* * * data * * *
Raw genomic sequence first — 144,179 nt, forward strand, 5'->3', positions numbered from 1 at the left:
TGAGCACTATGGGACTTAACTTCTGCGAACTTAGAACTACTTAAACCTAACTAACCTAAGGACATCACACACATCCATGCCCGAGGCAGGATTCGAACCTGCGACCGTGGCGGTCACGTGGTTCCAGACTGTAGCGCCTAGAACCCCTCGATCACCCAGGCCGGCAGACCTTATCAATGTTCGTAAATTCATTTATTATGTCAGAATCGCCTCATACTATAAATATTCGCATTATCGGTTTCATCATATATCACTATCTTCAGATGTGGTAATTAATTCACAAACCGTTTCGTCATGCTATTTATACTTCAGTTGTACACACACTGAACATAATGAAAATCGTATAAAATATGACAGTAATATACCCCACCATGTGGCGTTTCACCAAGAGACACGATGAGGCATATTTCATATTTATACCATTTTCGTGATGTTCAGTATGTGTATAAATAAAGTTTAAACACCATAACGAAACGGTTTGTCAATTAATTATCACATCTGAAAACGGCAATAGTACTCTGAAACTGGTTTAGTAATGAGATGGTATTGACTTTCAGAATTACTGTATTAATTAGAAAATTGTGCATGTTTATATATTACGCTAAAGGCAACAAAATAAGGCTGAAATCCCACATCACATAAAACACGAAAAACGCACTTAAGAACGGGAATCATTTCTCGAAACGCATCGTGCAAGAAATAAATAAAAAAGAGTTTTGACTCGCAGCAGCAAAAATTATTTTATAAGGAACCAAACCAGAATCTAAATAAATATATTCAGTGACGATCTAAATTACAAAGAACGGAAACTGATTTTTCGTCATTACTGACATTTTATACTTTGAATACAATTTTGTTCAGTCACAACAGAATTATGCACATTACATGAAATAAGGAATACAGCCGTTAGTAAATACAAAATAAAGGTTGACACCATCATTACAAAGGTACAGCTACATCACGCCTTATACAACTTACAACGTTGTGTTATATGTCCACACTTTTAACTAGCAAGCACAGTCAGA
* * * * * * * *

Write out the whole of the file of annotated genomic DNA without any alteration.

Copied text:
Raw genomic sequence first — 144,179 nt, forward strand, 5'->3', positions numbered from 1 at the left:
TGAGCACTATGGGACTTAACTTCTGCGAACTTAGAACTACTTAAACCTAACTAACCTAAGGACATCACACACATCCATGCCCGAGGCAGGATTCGAACCTGCGACCGTGGCGGTCACGTGGTTCCAGACTGTAGCGCCTAGAACCCCTCGATCACCCAGGCCGGCAGACCTTATCAATGTTCGTAAATTCATTTATTATGTCAGAATCGCCTCATACTATAAATATTCGCATTATCGGTTTCATCATATATCACTATCTTCAGATGTGGTAATTAATTCACAAACCGTTTCGTCATGCTATTTATACTTCAGTTGTACACACACTGAACATAATGAAAATCGTATAAAATATGACAGTAATATACCCCACCATGTGGCGTTTCACCAAGAGACACGATGAGGCATATTTCATATTTATACCATTTTCGTGATGTTCAGTATGTGTATAAATAAAGTTTAAACACCATAACGAAACGGTTTGTCAATTAATTATCACATCTGAAAACGGCAATAGTACTCTGAAACTGGTTTAGTAATGAGATGGTATTGACTTTCAGAATTACTGTATTAATTAGAAAATTGTGCATGTTTATATATTACGCTAAAGGCAACAAAATAAGGCTGAAATCCCACATCACATAAAACACGAAAAACGCACTTAAGAACGGGAATCATTTCTCGAAACGCATCGTGCAAGAAATAAATAAAAAAGAGTTTTGACTCGCAGCAGCAAAAATTATTTTATAAGGAACCAAACCAGAATCTAAATAAATATATTCAGTGACGATCTAAATTACAAAGAACGGAAACTGATTTTTCGTCATTACTGACATTTTATACTTTGAATACAATTTTGTTCAGTCACAACAGAATTATGCACATTACATGAAATAAGGAATACAGCCGTTAGTAAATACAAAATAAAGGTTGACACCATCATTACAAAGGTACAGCTACATCACGCCTTATACAACTTACAACGTTGTGTTATATGTCCACACTTTTAACTAGCAAGCACAGTCAGA